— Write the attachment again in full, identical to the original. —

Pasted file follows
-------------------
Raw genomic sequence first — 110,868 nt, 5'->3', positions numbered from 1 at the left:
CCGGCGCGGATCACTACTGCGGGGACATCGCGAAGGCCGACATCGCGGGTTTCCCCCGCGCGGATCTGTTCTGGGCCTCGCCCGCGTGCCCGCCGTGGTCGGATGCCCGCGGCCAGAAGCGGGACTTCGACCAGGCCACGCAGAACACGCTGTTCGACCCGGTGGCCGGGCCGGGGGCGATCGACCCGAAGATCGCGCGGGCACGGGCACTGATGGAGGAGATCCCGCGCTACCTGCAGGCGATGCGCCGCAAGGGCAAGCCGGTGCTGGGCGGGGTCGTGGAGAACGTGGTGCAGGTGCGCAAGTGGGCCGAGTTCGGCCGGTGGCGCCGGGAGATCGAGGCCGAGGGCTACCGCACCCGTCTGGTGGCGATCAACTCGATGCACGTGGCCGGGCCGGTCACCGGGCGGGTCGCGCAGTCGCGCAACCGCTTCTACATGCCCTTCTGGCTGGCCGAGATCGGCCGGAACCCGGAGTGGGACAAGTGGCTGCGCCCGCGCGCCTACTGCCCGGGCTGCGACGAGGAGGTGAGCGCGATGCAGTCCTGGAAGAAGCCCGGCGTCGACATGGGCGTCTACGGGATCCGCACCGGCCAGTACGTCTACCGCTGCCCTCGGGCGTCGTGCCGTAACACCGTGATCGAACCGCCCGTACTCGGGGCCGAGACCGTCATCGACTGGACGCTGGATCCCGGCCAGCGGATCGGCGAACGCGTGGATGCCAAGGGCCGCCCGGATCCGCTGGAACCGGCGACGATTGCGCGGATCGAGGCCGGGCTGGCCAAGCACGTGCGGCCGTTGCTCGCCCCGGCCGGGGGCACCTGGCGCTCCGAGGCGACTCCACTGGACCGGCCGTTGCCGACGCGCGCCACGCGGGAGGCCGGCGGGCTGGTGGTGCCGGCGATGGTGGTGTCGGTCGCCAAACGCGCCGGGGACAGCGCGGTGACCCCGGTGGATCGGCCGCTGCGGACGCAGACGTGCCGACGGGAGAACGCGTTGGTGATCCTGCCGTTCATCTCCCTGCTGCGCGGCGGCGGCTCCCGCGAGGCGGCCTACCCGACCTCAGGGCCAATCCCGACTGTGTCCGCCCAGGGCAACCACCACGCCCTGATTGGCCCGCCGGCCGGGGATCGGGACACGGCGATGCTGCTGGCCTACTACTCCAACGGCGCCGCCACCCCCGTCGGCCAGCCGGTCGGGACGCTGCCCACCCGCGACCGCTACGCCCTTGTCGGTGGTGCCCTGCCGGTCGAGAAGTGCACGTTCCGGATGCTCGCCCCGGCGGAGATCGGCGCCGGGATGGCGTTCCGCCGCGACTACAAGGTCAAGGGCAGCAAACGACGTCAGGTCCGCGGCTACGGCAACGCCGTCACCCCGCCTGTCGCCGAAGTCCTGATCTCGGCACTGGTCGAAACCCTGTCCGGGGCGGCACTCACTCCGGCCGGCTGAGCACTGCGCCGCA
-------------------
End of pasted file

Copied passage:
Raw genomic sequence first — 110,868 nt, 5'->3', positions numbered from 1 at the left:
CCGGCGCGGATCACTACTGCGGGGACATCGCGAAGGCCGACATCGCGGGTTTCCCCCGCGCGGATCTGTTCTGGGCCTCGCCCGCGTGCCCGCCGTGGTCGGATGCCCGCGGCCAGAAGCGGGACTTCGACCAGGCCACGCAGAACACGCTGTTCGACCCGGTGGCCGGGCCGGGGGCGATCGACCCGAAGATCGCGCGGGCACGGGCACTGATGGAGGAGATCCCGCGCTACCTGCAGGCGATGCGCCGCAAGGGCAAGCCGGTGCTGGGCGGGGTCGTGGAGAACGTGGTGCAGGTGCGCAAGTGGGCCGAGTTCGGCCGGTGGCGCCGGGAGATCGAGGCCGAGGGCTACCGCACCCGTCTGGTGGCGATCAACTCGATGCACGTGGCCGGGCCGGTCACCGGGCGGGTCGCGCAGTCGCGCAACCGCTTCTACATGCCCTTCTGGCTGGCCGAGATCGGCCGGAACCCGGAGTGGGACAAGTGGCTGCGCCCGCGCGCCTACTGCCCGGGCTGCGACGAGGAGGTGAGCGCGATGCAGTCCTGGAAGAAGCCCGGCGTCGACATGGGCGTCTACGGGATCCGCACCGGCCAGTACGTCTACCGCTGCCCTCGGGCGTCGTGCCGTAACACCGTGATCGAACCGCCCGTACTCGGGGCCGAGACCGTCATCGACTGGACGCTGGATCCCGGCCAGCGGATCGGCGAACGCGTGGATGCCAAGGGCCGCCCGGATCCGCTGGAACCGGCGACGATTGCGCGGATCGAGGCCGGGCTGGCCAAGCACGTGCGGCCGTTGCTCGCCCCGGCCGGGGGCACCTGGCGCTCCGAGGCGACTCCACTGGACCGGCCGTTGCCGACGCGCGCCACGCGGGAGGCCGGCGGGCTGGTGGTGCCGGCGATGGTGGTGTCGGTCGCCAAACGCGCCGGGGACAGCGCGGTGACCCCGGTGGATCGGCCGCTGCGGACGCAGACGTGCCGACGGGAGAACGCGTTGGTGATCCTGCCGTTCATCTCCCTGCTGCGCGGCGGCGGCTCCCGCGAGGCGGCCTACCCGACCTCAGGGCCAATCCCGACTGTGTCCGCCCAGGGCAACCACCACGCCCTGATTGGCCCGCCGGCCGGGGATCGGGACACGGCGATGCTGCTGGCCTACTACTCCAACGGCGCCGCCACCCCCGTCGGCCAGCCGGTCGGGACGCTGCCCACCCGCGACCGCTACGCCCTTGTCGGTGGTGCCCTGCCGGTCGAGAAGTGCACGTTCCGGATGCTCGCCCCGGCGGAGATCGGCGCCGGGATGGCGTTCCGCCGCGACTACAAGGTCAAGGGCAGCAAACGACGTCAGGTCCGCGGCTACGGCAACGCCGTCACCCCGCCTGTCGCCGAAGTCCTGATCTCGGCACTGGTCGAAACCCTGTCCGGGGCGGCACTCACTCCGGCCGGCTGAGCACTGCGCCGCA